London (change)
Today 23°C / 16°C
Tomorrow 27°C / 19°C


Latest posts by obelixx

New Member

Posted: 29/07/2014 at 08:10

Good advice to wait abit and let your ideas become firm before starting a major redesign but do think about installing a water butt to store water before the excess goes to the ground soak.

You could divide your garden into 3 distinct areas  - the first 6 to 7 metres near the house for a terrace, table, chairs, seating for entertaining and dining outdoors; the second for grass and kids' play area and the last for a greenhouse/shed/work area/compost heaps and veggie plot using raised beds to keep it neat, easy to maintain and visually pleasing as well as productive.   Alter the rpoportions to suit your needs eg 6:10:6metres.

Simple trellis panels with climbers such as clematis and/or roses will do the dividing for you and you can also place an arch to join them and further separate the areas.   This gives a sense of journey and mystery too.   To increase the visual width of the garden use diagonal paths and borders rather than straight lines up the middle or side.

Buld a raised bed or have a collection of pots on the terrace near the house for your herbs as they generally like good drainage and will be hardier in wet winters and handy for the kitchen. 

You definitely need compost bins to recycle green kitchen and garden waste.  These can be either home made or bought in according to your skills and needs.  Bins can be stored out of sight but handy behind a decorative treliis or fence panel near the back door.

Have fun.

Neighbour garden issues

Posted: 28/07/2014 at 23:13

I would also suggest a letter sent to the appropriate Council department and copied to you local councillor.   Sometimes seeing something in print gets a better response than an email on a screen. Keep a copy yourself and if that doesn't work write to your MP with a  copy of your letter and a clear but succinct history of the problems..

Shabby Chic Anyone?

Posted: 28/07/2014 at 17:44

I gave up doing flowers in vases cos the cats always seemed to think they were for playing with so we had sevral accidents.     Possum is 19 and I haven't done an Easter tree since she was about 9 or 10 so no pics, sorry.   Funnily enough I've just been sorting in the attic and came across our Easter decs box which can go to Oxfam now.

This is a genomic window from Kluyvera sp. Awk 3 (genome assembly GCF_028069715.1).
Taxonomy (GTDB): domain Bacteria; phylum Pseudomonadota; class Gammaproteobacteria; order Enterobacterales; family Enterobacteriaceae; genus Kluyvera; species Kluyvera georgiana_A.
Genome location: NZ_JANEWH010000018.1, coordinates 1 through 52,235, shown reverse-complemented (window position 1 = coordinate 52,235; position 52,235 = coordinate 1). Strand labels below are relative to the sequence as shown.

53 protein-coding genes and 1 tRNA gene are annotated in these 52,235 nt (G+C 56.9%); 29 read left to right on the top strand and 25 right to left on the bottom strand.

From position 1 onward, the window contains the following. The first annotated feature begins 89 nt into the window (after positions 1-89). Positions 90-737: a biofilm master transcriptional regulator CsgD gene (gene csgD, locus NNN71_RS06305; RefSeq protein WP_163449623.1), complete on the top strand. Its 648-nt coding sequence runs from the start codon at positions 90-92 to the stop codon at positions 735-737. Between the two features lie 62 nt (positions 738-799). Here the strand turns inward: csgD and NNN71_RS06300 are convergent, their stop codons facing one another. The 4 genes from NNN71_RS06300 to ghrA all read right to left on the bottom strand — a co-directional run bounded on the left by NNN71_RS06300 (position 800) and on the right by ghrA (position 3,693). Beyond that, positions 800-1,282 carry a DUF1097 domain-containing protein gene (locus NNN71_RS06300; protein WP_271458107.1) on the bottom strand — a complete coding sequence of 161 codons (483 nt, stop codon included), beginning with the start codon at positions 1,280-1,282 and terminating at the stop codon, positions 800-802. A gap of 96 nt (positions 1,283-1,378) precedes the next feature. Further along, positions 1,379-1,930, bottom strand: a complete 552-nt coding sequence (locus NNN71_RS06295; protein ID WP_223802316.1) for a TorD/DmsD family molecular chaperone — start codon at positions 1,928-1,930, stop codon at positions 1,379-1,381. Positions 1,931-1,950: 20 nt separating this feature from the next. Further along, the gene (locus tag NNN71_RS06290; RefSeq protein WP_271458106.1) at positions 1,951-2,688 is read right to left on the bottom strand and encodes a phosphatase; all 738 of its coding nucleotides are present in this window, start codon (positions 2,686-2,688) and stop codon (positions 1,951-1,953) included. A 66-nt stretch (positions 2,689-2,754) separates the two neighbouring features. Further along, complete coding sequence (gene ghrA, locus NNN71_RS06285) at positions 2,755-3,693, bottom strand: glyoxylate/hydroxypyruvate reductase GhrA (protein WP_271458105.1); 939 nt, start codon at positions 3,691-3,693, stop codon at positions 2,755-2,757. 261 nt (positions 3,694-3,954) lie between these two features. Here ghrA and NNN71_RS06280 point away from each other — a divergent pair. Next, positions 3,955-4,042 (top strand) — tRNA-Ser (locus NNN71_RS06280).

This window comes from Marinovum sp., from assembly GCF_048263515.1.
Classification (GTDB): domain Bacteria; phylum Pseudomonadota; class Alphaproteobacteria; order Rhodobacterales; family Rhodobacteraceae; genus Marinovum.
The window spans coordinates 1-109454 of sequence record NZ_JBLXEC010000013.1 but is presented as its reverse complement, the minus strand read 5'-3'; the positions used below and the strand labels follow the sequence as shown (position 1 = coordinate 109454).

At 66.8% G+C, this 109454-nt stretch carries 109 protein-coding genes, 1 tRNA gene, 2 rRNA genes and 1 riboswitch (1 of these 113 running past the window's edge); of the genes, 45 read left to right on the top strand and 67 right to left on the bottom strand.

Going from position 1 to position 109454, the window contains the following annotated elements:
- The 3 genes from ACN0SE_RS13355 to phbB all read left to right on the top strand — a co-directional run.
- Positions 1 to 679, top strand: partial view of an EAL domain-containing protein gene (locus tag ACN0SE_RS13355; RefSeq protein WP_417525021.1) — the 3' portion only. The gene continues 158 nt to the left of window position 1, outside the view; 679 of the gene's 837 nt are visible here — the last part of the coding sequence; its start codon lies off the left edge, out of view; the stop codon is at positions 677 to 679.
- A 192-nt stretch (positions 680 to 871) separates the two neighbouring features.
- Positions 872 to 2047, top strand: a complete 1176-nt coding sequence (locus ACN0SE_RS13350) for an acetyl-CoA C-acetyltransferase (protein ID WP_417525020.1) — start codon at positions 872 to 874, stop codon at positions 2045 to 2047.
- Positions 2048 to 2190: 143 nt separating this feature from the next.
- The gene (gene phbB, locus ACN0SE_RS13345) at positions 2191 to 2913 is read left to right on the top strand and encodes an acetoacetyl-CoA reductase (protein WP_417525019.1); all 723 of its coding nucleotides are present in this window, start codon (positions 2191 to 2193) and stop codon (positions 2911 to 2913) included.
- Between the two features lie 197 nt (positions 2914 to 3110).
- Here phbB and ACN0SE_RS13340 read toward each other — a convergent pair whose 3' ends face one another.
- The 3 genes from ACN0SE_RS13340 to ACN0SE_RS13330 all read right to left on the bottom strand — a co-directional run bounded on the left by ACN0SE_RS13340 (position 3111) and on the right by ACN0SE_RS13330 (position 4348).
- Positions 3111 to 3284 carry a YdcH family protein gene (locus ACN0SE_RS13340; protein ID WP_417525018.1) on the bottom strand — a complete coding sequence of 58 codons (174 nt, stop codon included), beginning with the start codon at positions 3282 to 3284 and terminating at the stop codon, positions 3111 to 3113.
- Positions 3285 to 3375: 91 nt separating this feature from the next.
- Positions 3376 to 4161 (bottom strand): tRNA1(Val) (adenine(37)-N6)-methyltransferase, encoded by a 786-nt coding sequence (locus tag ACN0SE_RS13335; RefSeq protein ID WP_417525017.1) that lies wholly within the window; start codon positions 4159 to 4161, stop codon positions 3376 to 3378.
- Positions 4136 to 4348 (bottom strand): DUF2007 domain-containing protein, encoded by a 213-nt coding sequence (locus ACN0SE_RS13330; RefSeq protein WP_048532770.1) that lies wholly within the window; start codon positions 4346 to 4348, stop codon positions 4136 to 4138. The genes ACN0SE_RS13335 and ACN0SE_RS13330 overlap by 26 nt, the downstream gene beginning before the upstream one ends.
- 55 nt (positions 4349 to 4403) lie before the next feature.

I was at a flea market in Maastricht on Saturday and very nearly bought an old enamel bucket which had a floral pattern picke dout in thin blue lines.  Very pretty.   And then I started thinking about how to use a bright green enamelled colander thingy as a planter but OH dragged me away.

I shall just have to see what's going in the local street markets when he isn't looking and when we go to France next month.........

Plant Hunters Fairs 2014

Posted: 28/07/2014 at 11:39

Haven't been to one in the UK but there are several each spring and autumn here in Belgium and I always go to my favourite at the Abbaye d'Aywiers.   There are nurserymen and women form Belgium, France, The Netherlands and sometimes England and Germany depending on which fair.

I look for good herbaceous perennials in colours or forms you don't find in garden centres where the plants are mass produced and bog standard.   I have a favourite clematis supplier, another for roses, another for bulbs and another for hostas and hardy geraniums.   The quality is always good and I like to chat to the groers and make sure a new plant will cope with my garden conditions.

I also find things like seeds, obelisks, garden ornaments,a  supplier of chipped bark in bulk and so on.

For anyone looking for a plant fair near them in the UK, check here -    For Belgian plant fairs you can PM me.

Shabby Chic Anyone?

Posted: 28/07/2014 at 11:12

I prefer to leave my flowers out in the garden and, in the case of sunflowers, I especially like to leave the heads to go to seed for the birds.